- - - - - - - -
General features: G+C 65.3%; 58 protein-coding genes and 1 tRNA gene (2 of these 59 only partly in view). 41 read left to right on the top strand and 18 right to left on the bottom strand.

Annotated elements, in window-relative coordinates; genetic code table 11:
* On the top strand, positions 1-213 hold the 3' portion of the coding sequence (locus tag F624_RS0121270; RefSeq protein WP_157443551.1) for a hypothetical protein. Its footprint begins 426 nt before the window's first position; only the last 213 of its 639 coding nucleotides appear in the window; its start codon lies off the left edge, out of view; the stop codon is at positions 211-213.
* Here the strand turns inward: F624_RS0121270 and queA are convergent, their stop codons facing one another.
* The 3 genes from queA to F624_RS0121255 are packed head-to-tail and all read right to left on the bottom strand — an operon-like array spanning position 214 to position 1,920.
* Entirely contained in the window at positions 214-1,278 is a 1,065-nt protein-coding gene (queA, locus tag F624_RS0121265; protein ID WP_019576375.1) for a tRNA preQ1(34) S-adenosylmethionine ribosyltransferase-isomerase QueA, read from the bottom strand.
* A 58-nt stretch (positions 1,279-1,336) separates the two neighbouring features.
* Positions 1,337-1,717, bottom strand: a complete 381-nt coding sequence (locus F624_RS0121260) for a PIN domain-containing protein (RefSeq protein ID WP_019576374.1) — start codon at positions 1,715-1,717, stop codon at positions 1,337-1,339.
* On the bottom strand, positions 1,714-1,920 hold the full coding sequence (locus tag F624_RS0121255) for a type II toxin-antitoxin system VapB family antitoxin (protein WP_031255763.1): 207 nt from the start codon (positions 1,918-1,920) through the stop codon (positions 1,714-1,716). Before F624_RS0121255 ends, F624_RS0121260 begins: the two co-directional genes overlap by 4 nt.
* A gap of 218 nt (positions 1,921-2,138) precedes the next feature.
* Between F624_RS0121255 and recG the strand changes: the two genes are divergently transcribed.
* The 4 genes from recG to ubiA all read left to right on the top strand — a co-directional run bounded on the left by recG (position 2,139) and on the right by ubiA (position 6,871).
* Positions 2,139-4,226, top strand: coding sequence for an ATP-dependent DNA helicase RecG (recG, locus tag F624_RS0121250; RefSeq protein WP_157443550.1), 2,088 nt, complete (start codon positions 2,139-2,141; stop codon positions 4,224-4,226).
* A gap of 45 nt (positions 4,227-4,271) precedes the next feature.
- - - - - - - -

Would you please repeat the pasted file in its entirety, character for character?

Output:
General features: G+C 65.3%; 58 protein-coding genes and 1 tRNA gene (2 of these 59 only partly in view). 41 read left to right on the top strand and 18 right to left on the bottom strand.

Annotated elements, in window-relative coordinates; genetic code table 11:
* On the top strand, positions 1-213 hold the 3' portion of the coding sequence (locus tag F624_RS0121270; RefSeq protein WP_157443551.1) for a hypothetical protein. Its footprint begins 426 nt before the window's first position; only the last 213 of its 639 coding nucleotides appear in the window; its start codon lies off the left edge, out of view; the stop codon is at positions 211-213.
* Here the strand turns inward: F624_RS0121270 and queA are convergent, their stop codons facing one another.
* The 3 genes from queA to F624_RS0121255 are packed head-to-tail and all read right to left on the bottom strand — an operon-like array spanning position 214 to position 1,920.
* Entirely contained in the window at positions 214-1,278 is a 1,065-nt protein-coding gene (queA, locus tag F624_RS0121265; protein ID WP_019576375.1) for a tRNA preQ1(34) S-adenosylmethionine ribosyltransferase-isomerase QueA, read from the bottom strand.
* A 58-nt stretch (positions 1,279-1,336) separates the two neighbouring features.
* Positions 1,337-1,717, bottom strand: a complete 381-nt coding sequence (locus F624_RS0121260) for a PIN domain-containing protein (RefSeq protein ID WP_019576374.1) — start codon at positions 1,715-1,717, stop codon at positions 1,337-1,339.
* On the bottom strand, positions 1,714-1,920 hold the full coding sequence (locus tag F624_RS0121255) for a type II toxin-antitoxin system VapB family antitoxin (protein WP_031255763.1): 207 nt from the start codon (positions 1,918-1,920) through the stop codon (positions 1,714-1,716). Before F624_RS0121255 ends, F624_RS0121260 begins: the two co-directional genes overlap by 4 nt.
* A gap of 218 nt (positions 1,921-2,138) precedes the next feature.
* Between F624_RS0121255 and recG the strand changes: the two genes are divergently transcribed.
* The 4 genes from recG to ubiA all read left to right on the top strand — a co-directional run bounded on the left by recG (position 2,139) and on the right by ubiA (position 6,871).
* Positions 2,139-4,226, top strand: coding sequence for an ATP-dependent DNA helicase RecG (recG, locus tag F624_RS0121250; RefSeq protein WP_157443550.1), 2,088 nt, complete (start codon positions 2,139-2,141; stop codon positions 4,224-4,226).
* A gap of 45 nt (positions 4,227-4,271) precedes the next feature.